MONEY! "You sorry OS! Get your lazy virtual butt out there and format that

floppy! LIFT dat spreadsheet, TOTE dat database! Haw, haw!" *Belch*

If management really screws up and gets an Internet connection, of course

it's one more thing for the SubG to play with. And, since everybody in

the office agrees that he's the guy who knows so much about computers,

management BELIEVES him when he says, "Well, I think a Usenet feed could

really do a lot for productivity around here." Nobody else has a CLUE

what Usenet is, especially not management dorks.

 

Now the CON is always watching SubGenii, got those uncooperative attitudes

and rotten mouths on them, but as much as they want to, lower-level

management is AFRAID to get rid of them. "I'd love to fire that

loudmouth, but if I did, I'd either have to do all that work hešs been

doing myself, or get somebody else to do it, and nobody else knows how. I

sure would like to know why he's always sitting in his cubicle laughing

his ass off, though."

 

Then Big Management comes down and says find somebody to design a Web page.

Little Management craps his pants; he doesn't know JACK about W^3. The SubG

brings in the Web page he downloaded at home three weeks ago from an HTML

demo site, updates some http links and tells Big Management he thinks he

can get a page up and running in a couple of weeks if Little Management

will stay the hell out of his cubicle. Little Management goes away, another

perforation in his ulcer, and the SubG has just gained three weeks of

Slack.

 

"I think it would be very helpful if I could have an ISDN line in here to

prototype this Web page." ALL RIGHT! Three straight weeks of posting to

alt.slack and downloading alt.binaries.pictures at 56 kilobaud. I wonder

if I can get an SGI Indy?

 

Professor Bloodaxe says, "A puzzle remains in the inability of both

academics and managers to document unambiguously the performance effects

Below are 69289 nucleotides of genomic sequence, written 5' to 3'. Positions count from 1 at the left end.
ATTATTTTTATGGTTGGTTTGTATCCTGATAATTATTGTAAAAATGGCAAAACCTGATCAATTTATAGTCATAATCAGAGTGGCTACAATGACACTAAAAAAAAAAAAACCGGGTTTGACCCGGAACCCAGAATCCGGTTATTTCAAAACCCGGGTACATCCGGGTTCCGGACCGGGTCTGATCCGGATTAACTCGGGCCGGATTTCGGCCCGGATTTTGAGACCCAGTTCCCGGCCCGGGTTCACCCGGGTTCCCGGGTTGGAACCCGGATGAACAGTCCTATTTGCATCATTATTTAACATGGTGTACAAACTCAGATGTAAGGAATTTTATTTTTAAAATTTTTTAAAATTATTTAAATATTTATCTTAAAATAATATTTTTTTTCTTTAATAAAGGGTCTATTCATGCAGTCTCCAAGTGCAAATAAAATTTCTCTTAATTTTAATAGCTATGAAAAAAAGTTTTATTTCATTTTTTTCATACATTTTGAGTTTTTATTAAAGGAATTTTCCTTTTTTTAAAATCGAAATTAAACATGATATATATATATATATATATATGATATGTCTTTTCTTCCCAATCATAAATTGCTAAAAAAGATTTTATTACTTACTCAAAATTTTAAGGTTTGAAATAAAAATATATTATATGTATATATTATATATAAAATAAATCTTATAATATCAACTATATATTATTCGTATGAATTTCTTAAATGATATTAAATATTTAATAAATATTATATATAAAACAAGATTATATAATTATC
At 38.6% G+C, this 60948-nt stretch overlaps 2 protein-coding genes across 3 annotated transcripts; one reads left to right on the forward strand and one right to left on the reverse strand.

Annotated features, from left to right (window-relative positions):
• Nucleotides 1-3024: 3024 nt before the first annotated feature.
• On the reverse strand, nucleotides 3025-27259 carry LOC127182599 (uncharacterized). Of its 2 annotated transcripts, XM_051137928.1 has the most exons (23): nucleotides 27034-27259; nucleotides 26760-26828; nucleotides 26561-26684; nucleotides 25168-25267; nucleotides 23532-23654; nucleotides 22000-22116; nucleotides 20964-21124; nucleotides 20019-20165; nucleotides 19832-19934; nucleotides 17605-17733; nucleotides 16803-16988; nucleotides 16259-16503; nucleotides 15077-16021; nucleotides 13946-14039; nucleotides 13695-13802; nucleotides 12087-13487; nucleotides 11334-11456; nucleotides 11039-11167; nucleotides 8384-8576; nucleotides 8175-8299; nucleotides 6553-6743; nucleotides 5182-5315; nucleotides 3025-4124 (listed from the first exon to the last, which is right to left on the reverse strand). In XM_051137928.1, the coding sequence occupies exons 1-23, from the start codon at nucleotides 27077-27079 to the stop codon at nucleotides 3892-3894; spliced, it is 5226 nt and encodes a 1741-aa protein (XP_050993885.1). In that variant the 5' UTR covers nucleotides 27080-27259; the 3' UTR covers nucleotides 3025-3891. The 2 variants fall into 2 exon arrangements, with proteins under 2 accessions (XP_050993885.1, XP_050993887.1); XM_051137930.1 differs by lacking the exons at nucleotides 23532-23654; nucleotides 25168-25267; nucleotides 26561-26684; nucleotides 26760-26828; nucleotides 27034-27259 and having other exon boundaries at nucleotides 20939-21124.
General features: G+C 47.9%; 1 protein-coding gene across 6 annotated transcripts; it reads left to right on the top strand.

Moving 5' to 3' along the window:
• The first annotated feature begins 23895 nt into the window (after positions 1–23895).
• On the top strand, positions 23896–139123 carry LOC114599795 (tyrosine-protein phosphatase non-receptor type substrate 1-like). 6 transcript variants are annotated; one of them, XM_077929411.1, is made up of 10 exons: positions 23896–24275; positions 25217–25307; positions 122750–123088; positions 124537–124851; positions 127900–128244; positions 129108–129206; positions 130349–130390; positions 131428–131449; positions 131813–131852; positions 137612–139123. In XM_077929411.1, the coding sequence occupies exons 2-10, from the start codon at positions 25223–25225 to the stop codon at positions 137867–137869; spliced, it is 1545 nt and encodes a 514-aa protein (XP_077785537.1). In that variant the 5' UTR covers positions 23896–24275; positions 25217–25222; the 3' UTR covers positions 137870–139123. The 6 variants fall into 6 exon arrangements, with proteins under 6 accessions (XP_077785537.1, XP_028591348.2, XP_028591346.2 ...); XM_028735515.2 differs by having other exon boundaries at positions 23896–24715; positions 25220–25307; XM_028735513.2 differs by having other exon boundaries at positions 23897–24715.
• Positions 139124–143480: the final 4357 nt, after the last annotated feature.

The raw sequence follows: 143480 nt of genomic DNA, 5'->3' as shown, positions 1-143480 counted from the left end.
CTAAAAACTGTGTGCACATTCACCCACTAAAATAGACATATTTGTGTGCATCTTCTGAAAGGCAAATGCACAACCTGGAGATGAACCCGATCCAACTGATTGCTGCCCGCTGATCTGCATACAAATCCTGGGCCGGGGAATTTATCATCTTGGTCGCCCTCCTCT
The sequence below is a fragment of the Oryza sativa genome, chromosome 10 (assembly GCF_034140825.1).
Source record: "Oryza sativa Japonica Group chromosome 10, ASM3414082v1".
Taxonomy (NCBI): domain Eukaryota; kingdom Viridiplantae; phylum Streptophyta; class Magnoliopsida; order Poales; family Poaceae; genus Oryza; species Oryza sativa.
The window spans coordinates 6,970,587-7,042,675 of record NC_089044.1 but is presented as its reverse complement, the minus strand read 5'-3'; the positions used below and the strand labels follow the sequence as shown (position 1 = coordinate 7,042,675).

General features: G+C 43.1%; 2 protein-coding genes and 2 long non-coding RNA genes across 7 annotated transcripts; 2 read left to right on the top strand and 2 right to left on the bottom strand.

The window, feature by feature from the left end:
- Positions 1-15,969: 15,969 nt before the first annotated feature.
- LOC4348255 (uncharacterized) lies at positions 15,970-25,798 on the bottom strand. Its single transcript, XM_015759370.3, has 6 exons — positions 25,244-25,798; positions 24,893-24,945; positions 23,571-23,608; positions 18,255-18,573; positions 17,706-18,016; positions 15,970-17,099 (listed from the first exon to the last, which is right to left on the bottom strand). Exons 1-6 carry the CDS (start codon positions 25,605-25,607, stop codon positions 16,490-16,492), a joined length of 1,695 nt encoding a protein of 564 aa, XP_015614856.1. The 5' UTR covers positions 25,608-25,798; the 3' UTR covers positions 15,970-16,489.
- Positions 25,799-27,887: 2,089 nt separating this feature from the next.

of information technology (IT). Four possible explanations are reviewed in

turn: mismeasurement, lags, redistribution and mismanagement. The paper

concludes with recommendations for investigating each of these

explanations using traditional methodologies, while also proposing

alternative, broader metrics of welfare that ultimately may be required to

assess, and enhance, the benefits of IT."

 

This may be some kind of head-scratcher to "academics and managers" but not

to the SubGenius. HE's the reason for their "inability to document." And

SubGenii donšt even have to be warned not to reveal this "secret." IT

WOULDNšT MATTER.

 

Try it. Print out this post and show it to some management Pink. THEY

CANšT SEE IT. That's right. They aren't able to read whatšs printed on the

paper. Oh, the Pinks will know there are some kind of marks on the paper,

and will know in a general way they mean trouble, but the Pinks are

constitutionally unable to understand the logic of the explanation of the

Productivity Paradox. "Yes, yes, that Internet stuff is very amusing, I'm

sure. Is the staff meeting rescheduled to the big conference room? Why

wasn't I notified?"

--

Jim the Prophet

Licensed SubGenius Preacher

jimvan@gate.net